Tool exposes ‘risky’ assumptions behind climate pledges

Companies relying on carbon capture and storage to meet emissions reduction commitments have been red-flagged by researchers.

Data released on Tuesday shows more than 60 per cent of the world’s top 145 coal, oil and gas producers are not aligned with the push to limit global warming to 1.5 degrees.

University of Queensland researcher Saphira Rekker said it did not make sense to work off a production-based target set in 2022 or 2023 and ignore the years of production before that.

Nor should companies be allowed to simply reset their starting point and have another go from 2025, she said.

“We’re never going to make it that way,” Dr Rekker told AAP.

Energy giants with a very high dependence on ongoing fossil fuel production tended to have a similarly high reliance on carbon capture and storage (CCS) to meet their targets under the Paris Agreement.

“It’s a risky pathway … you’re betting on that pathway and you’re claiming to be Paris-aligned,” she said.

Dr Rekker said the bet on CCS requires a guarantee or justification that it is going to be feasible and likely to succeed.

Proponents say the technology can pump greenhouse gas emissions deep underground for permanent storage, including into depleted oil and gas wells.

Critics say the contentious technology is costly, does not work at the rate promised and should not be an excuse for new developments.

The UQ-led research with Oxford and Princeton universities found resources giants BHP and Rio Tinto had a production trajectory on track with climate pledges, while Australia’s large electricity generators did not.

“But that doesn’t mean they’ll stay that way,” Dr Rekker said.

For example, Origin Energy is off course but could make up their deficit if they closed Australia’s largest coal plant Eraring on schedule in 2025.

The team’s Are You Paris Compliant website gives a sense of the risks executives might face if they trap themselves within a particular pathway.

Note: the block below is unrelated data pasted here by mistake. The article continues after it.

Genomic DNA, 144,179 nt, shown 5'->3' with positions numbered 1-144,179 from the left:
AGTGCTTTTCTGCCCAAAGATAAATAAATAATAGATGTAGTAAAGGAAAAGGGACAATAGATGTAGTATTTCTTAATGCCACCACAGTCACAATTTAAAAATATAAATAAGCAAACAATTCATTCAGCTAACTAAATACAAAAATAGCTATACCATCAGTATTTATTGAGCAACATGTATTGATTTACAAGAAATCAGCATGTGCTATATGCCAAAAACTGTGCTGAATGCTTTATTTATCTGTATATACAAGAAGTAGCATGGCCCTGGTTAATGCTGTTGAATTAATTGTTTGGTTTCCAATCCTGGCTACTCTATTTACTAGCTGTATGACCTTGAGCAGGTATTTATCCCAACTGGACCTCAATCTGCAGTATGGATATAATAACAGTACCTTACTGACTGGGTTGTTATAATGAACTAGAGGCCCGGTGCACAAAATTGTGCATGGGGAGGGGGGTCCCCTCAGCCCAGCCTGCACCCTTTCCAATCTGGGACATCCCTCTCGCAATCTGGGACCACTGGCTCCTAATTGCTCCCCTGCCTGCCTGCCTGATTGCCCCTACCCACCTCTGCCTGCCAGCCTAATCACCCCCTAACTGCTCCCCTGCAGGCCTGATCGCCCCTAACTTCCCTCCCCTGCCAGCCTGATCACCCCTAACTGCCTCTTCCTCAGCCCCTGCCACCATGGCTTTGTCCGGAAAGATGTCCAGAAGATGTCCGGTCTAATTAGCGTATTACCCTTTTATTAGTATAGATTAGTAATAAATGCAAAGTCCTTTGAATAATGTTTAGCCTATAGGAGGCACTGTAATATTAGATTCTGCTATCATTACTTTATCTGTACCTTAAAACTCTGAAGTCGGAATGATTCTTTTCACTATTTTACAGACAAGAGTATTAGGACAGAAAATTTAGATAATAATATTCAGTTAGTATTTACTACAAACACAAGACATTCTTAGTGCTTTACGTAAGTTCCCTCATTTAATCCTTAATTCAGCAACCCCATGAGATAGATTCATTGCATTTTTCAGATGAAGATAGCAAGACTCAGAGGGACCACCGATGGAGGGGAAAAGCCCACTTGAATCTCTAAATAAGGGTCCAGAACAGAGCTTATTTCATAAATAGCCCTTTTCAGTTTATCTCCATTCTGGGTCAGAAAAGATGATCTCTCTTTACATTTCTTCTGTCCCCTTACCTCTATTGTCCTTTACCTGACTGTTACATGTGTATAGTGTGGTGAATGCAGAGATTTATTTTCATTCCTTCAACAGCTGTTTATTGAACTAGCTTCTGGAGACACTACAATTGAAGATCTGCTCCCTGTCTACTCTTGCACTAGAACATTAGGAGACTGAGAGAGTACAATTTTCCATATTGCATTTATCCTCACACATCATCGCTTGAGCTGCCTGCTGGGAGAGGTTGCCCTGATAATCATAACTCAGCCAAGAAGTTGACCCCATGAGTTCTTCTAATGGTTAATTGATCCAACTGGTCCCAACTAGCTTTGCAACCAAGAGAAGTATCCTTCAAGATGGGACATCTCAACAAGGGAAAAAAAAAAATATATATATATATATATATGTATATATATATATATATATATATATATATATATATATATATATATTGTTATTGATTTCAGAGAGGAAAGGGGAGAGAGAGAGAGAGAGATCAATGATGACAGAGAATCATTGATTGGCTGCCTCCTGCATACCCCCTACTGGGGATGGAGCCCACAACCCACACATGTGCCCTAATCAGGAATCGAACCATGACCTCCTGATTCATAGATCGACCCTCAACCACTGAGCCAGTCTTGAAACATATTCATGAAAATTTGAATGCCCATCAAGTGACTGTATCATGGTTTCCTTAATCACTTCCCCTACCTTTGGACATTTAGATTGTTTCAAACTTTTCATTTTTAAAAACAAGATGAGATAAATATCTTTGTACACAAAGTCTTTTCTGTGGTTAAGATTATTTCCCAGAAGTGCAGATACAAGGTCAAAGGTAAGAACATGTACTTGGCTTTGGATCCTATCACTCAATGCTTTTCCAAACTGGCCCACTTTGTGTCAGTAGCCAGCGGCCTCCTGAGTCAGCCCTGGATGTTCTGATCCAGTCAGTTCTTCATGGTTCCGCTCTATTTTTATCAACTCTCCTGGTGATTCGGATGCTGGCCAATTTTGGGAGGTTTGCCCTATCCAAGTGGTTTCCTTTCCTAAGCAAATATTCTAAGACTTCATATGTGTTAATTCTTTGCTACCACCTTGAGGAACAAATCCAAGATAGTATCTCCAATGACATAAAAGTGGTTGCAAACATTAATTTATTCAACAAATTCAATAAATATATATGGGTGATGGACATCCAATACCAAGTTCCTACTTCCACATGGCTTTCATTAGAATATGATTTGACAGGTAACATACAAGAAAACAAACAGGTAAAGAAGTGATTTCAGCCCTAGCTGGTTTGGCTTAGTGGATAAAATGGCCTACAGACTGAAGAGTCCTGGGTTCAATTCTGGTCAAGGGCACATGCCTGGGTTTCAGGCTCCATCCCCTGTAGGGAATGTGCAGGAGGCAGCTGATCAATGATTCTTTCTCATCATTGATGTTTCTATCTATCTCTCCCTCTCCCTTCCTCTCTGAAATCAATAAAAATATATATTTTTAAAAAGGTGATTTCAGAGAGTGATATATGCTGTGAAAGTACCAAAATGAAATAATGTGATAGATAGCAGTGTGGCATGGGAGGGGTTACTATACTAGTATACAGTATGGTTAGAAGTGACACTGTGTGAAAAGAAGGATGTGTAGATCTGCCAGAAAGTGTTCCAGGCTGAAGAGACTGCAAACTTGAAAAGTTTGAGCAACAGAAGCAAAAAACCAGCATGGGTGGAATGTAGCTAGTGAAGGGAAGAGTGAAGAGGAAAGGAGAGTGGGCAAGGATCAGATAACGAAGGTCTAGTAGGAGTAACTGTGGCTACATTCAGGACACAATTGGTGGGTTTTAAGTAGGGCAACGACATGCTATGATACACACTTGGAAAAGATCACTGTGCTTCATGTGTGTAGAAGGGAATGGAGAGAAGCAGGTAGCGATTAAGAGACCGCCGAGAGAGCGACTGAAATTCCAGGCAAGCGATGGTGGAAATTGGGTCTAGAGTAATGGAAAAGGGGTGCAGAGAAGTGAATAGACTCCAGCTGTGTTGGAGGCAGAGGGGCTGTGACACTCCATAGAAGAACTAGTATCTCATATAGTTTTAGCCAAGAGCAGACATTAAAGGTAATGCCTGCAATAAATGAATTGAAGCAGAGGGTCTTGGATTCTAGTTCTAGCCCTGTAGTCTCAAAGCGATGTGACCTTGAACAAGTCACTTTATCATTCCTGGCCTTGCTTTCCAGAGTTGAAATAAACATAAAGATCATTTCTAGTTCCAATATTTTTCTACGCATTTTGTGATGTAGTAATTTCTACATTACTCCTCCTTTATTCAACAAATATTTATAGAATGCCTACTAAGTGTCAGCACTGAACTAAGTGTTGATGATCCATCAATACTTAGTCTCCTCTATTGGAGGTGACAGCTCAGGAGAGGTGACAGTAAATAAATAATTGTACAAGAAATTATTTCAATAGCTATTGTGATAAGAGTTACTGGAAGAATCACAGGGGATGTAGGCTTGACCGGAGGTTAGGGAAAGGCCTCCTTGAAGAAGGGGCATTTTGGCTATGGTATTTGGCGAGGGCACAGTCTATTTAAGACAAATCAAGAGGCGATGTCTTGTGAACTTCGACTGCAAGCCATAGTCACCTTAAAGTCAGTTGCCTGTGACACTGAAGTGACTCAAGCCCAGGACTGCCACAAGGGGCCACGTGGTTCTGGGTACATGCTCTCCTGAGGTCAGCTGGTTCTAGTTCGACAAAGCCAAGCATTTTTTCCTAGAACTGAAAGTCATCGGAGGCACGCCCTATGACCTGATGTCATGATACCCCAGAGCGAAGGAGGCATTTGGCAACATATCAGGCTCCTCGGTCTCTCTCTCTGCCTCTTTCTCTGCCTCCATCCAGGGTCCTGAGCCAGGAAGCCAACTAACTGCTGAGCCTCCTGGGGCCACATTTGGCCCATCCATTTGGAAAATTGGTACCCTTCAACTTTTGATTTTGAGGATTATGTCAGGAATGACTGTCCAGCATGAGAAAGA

The researchers said their new method expands on an initial approach, which measured the Paris compliance of utility and cement companies using a science-based test.

Matthew Ives from Oxford’s Institute for New Economic Thinking said the straightforward “fossil fuel method” would make it more difficult for companies to get away with so-called greenwashing on emissions reduction.

“Some existing approaches have used metrics like carbon intensity that rely on difficult-to-source and often misleading data,” Dr Ives said.

“Other approaches have enabled companies to choose their own starting point for tracking progress, allowing them to erase unflattering historical emissions.”

The research has been published in the scientific journal Nature Climate Change.

Dr Rekker said the goal of the research is to help society understand the climate targets that companies have set and the underlying assumptions.

“The thing is we didn’t know before. That’s the whole problem – we don’t know how far on or off track we are,” she said.


Marion Rae
(Australian Associated Press)


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